Designing and marketing financial products based on the needs and preferences of women can increase adoption and usage. This includes understanding women’s different realities to improve product design. It is essential to engage directly with the users experiencing the issues to understand these matters from their perspective and conduct an in-depth problem analysis through a gender lens. Financial service providers should hire female staff and bank agents, and products and services need to adapt to women’s evolving needs and serve them effectively throughout their lifecycles.

Sex-disaggregated data

If financial institutions and telecoms collect sex-disaggregated data on their customers and operations, policymakers would be better able to identify the impediments to women’s financial inclusion and address those barriers. This includes basic information like who owns the account, how often it’s used, and the number of transactions. It also includes data on customer loyalty and satisfaction, as well as data on how the account is used and the volume of transactions.

Expanding the benefits of digitization to women merchants

If workers are confident that they can use e-wallets widely, at no additional cost, some would consider them “better than cash” and use them more for day-to-day purchases. This would reduce costs and decrease the usage of ATMs to get cash to purchase goods or pay for services. Better Than Cash Alliance government members have been taking the lead globally, working with public and private sector players to incentivize and accelerate the digitization of merchant payments (especially women) in their economies.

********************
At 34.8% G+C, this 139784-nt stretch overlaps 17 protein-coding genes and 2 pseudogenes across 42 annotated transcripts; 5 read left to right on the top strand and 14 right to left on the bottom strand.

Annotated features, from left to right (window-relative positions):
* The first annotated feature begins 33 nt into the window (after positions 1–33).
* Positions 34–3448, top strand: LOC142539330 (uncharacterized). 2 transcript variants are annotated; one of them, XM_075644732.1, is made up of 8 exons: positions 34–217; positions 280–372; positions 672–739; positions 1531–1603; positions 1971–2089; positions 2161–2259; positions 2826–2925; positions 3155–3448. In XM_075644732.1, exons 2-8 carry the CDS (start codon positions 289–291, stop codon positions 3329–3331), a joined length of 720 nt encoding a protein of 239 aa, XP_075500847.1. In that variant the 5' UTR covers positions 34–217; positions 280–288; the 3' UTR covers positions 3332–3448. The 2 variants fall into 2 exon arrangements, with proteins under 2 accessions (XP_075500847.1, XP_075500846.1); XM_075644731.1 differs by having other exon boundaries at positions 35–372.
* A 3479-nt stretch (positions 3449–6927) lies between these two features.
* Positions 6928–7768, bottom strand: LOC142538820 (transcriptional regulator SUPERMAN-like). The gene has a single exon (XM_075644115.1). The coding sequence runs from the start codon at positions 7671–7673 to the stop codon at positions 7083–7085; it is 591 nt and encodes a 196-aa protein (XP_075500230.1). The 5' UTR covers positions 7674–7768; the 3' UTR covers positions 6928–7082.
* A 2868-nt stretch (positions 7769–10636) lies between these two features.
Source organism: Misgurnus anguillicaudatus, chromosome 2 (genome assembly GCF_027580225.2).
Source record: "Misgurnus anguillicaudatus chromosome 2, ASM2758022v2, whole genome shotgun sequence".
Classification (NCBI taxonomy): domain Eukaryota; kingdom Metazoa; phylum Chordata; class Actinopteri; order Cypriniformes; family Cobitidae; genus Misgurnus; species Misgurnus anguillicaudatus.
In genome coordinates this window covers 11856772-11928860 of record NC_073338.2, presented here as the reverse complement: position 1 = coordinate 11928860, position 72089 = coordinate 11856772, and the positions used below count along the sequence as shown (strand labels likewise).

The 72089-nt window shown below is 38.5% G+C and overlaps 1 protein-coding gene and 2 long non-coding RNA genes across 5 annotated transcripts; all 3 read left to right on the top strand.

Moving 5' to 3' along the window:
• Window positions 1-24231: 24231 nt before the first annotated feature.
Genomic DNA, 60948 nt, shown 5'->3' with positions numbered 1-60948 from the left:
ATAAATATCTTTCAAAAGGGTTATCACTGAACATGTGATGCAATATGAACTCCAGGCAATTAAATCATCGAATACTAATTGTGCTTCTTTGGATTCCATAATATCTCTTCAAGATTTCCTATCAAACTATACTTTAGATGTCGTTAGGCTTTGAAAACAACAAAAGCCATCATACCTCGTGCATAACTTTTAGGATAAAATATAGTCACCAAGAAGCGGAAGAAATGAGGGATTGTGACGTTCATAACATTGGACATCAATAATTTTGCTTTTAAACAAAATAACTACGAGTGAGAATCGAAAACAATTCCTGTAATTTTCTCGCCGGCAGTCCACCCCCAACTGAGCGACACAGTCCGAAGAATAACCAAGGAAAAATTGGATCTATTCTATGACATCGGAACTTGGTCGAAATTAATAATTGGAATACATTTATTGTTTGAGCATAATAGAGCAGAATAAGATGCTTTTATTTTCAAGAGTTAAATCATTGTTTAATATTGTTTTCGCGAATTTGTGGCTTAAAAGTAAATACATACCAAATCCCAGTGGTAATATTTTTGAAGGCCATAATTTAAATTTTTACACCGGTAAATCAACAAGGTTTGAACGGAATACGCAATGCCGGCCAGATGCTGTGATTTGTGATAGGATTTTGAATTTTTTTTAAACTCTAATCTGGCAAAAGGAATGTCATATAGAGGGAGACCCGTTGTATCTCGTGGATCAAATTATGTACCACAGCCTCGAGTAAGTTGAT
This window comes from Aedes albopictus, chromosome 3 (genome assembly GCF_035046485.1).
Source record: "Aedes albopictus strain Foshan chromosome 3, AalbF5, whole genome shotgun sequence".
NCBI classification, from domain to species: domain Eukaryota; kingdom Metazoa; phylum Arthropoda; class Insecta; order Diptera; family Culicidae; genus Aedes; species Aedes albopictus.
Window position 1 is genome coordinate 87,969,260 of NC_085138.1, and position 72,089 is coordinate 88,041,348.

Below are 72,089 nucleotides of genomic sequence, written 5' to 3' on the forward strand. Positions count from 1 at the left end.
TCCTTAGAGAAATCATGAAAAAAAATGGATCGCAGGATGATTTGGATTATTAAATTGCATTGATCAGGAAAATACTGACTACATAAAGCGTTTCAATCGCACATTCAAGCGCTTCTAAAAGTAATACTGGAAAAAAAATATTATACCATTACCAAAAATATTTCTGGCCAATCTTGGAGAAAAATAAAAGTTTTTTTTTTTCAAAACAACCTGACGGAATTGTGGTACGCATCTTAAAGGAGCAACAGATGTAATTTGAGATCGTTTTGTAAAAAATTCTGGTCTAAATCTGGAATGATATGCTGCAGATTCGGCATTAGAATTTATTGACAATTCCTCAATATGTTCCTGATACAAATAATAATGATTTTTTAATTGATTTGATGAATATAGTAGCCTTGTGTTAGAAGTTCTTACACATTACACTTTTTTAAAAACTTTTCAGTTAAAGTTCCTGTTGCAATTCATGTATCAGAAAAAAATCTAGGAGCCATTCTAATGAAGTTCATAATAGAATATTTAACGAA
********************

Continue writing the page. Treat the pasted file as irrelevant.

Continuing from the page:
A seat at the table for women

Inclusive and accountable governance means that, among other things, women have a voice in leadership roles that influence and guide the design and adoption of digital payment products, policies, and programs. This is achieved, in particular, by including key stakeholder groups and the voices of marginalized women. For example, India’s leading trade union for self-employed women (SEWA) has committed to increasing access to and usage of responsible digital payments. This will benefit its membership of rural and urban low-income women working in the informal sector.

The International Labour Organization (ILO) has now established the Global Centre on Digital Wages for Decent Work to stimulate decent work via a transition to digital wage payments through peer sharing and evidence-based advocacy.

We invite all businesses to contribute to the SDGs and economic development by following our ten-point call to action to prioritize women’s financial inclusion. ‘Reaching Financial Equality‘ is a joint initiative by the United Nations-based Better Than Cash Alliance, United Nations Capital Development Fund (UNCDF), United Nations Secretary-General’s Special Advocate for Inclusive Finance for Development (UNSGSA), UN Women, Women’s World Banking, World Food Programme (WFP), The Generation Equality Forum, and the World Bank.

Authors:

Gisela Davico, Global Head of Gender & LAC Regional Lead- UN based Better than Cash Alliance

Tidhar Wald, Managing Director, a.i., Better Than Cash Alliance @ United Nations

Diego Mendiburu, Global Digital Communications Specialist, Better than Cash Alliance